HEATHER HUSON: The project overall is to study aging in dogs. And we quantify aging by monitoring their health over time as well as looking very specifically at their immune function, their behavioral changes, and their physical condition over time. And then in the long run, our goal is to see if we can use a different type of drug therapy to minimize the effects of aging.
Good girl. I think the really nice part here is the dog model, while it is long term, looking at human health, this will have a major impact on dog health as well.
JOHN LOFTUS: Our approach is going to be to give them a reverse transcriptase inhibitor and hopefully reduce inflammation, reduce the incidence of cancer and other diseases related mutations in DNA damage, and ideally, increase lifespan. So certainly, there's a link between inflammation and Alzheimer's. In dogs, we call it canine cognitive dysfunction. But it's actually a very good model for Alzheimer's. And so a lot of the biology behind canine cognitive dysfunction applies to Alzheimer's.
HEATHER HUSON: Alaskan sled dogs offers us the option to basically study a fairly homogeneous population of dogs. So even though they're not a recognized purebred breed of dog, they're still basically a distinct genetic population. And with this athletic background, we could really look at them and say, these dogs have already been conditioned well all of their lives. We just need to acclimate them to unique conditioning. So instead of running on a sled or in front of a four-wheeler, now they're running on a treadmill, or they're pulling a cart down a hallway instead of out on a trail.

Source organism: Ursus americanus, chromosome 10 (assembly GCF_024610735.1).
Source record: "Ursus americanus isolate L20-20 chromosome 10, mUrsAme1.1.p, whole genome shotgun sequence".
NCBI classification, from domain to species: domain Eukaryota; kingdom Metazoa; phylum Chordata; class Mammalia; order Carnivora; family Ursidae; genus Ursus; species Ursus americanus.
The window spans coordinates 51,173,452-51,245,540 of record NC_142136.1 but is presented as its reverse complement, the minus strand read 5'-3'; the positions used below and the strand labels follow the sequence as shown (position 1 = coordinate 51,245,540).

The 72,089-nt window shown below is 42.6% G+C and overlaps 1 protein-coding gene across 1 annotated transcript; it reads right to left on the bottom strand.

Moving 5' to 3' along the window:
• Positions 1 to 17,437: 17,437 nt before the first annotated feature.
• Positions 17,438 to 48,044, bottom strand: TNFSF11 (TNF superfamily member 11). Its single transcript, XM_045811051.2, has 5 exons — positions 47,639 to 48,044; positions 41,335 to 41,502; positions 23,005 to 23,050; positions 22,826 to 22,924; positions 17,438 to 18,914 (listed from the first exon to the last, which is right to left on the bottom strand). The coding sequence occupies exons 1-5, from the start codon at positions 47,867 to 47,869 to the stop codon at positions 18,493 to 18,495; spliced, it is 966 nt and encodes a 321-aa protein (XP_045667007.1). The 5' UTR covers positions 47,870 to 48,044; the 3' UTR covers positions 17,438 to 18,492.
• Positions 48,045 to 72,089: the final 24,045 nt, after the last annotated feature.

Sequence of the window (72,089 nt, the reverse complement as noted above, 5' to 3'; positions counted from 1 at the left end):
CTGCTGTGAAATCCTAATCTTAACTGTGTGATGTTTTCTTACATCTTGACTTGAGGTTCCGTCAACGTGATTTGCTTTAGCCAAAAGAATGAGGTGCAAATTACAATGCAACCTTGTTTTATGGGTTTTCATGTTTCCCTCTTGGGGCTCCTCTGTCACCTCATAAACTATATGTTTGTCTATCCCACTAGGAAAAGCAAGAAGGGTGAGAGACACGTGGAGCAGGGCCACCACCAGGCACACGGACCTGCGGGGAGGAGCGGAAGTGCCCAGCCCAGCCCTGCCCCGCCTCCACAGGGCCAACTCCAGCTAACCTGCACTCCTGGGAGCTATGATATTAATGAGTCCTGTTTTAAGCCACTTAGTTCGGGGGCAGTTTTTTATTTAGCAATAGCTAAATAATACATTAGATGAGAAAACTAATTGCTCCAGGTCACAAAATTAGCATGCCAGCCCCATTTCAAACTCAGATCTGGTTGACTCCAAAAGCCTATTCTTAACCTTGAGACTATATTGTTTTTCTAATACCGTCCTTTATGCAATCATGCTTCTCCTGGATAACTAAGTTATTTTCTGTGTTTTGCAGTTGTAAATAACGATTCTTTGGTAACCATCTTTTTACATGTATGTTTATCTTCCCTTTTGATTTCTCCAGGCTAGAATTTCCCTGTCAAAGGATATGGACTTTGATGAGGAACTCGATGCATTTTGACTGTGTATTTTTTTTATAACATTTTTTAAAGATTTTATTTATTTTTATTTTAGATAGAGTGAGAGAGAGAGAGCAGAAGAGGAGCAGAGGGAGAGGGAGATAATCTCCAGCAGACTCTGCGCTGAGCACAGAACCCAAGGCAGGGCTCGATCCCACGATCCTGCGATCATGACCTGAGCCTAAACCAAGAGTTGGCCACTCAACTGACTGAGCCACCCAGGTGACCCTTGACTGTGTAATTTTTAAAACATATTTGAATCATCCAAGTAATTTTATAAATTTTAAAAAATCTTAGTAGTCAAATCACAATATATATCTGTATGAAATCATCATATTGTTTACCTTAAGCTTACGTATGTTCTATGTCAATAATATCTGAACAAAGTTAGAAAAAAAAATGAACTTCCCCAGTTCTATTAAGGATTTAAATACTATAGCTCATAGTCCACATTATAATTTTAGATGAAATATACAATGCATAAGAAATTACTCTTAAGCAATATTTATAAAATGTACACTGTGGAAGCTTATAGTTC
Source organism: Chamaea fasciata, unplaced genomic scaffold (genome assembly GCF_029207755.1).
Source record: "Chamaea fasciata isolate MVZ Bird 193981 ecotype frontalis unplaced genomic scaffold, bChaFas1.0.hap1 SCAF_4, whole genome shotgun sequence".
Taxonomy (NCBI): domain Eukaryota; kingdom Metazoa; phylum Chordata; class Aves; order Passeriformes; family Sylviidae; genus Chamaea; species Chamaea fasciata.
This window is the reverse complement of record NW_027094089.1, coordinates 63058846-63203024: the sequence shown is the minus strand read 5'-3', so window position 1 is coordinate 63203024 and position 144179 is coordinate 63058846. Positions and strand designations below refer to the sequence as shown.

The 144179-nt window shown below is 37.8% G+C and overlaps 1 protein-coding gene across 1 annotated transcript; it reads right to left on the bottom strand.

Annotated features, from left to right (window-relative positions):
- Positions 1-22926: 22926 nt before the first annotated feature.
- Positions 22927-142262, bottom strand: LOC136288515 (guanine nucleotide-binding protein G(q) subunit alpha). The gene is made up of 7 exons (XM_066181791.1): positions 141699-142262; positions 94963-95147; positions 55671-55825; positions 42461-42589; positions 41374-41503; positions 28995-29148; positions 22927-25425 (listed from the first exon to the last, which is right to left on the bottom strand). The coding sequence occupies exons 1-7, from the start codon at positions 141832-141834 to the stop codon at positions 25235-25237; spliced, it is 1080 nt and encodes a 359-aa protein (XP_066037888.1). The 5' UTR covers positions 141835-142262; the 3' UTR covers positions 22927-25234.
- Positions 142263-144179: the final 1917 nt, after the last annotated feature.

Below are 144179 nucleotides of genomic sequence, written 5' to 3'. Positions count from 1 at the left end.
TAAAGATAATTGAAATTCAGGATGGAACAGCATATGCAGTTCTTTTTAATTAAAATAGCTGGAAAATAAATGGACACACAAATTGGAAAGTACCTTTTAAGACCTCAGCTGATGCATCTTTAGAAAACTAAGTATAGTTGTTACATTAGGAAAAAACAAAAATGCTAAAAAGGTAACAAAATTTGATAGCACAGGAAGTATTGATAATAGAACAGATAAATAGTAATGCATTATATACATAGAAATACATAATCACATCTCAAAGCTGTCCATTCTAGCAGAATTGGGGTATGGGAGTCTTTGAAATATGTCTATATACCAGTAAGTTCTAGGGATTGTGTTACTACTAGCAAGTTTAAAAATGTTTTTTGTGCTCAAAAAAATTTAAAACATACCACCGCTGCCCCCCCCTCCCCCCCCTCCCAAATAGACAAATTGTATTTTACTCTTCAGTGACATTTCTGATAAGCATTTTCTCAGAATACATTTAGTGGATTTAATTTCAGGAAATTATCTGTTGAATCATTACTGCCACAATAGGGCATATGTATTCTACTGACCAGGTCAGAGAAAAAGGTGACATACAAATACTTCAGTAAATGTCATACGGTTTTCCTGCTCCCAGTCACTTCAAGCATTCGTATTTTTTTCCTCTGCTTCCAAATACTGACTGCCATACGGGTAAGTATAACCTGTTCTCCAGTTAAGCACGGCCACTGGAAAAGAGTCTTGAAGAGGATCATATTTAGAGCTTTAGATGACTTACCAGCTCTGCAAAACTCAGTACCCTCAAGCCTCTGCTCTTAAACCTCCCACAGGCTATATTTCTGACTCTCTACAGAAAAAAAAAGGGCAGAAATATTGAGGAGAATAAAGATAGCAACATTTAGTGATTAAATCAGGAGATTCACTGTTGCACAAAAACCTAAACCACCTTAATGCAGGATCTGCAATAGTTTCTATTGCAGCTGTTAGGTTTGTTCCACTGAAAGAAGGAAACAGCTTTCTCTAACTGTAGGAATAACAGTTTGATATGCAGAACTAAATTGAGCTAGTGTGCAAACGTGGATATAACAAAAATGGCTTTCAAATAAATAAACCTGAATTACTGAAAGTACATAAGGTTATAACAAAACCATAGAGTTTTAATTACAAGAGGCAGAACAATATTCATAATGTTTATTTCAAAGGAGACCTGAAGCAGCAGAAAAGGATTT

Regardless of how long our funding goes for the research and the degree of research that we do, the dog's support is confirmed throughout their lifespan.
I see you. I see you. Thank you.
JOHN LOFTUS: Any procedure that we're doing on these dogs for research is nothing that wouldn't be done on an awake human athlete. So I think these dogs-- we're really providing them a great quality of life. And that's part of the mission of this research, is to improve the quality of life of dogs.
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About 100 retired Alaskan sled dogs will live out their golden years at Cornell University. There they will be observed for ways to reduce the negative effects of aging.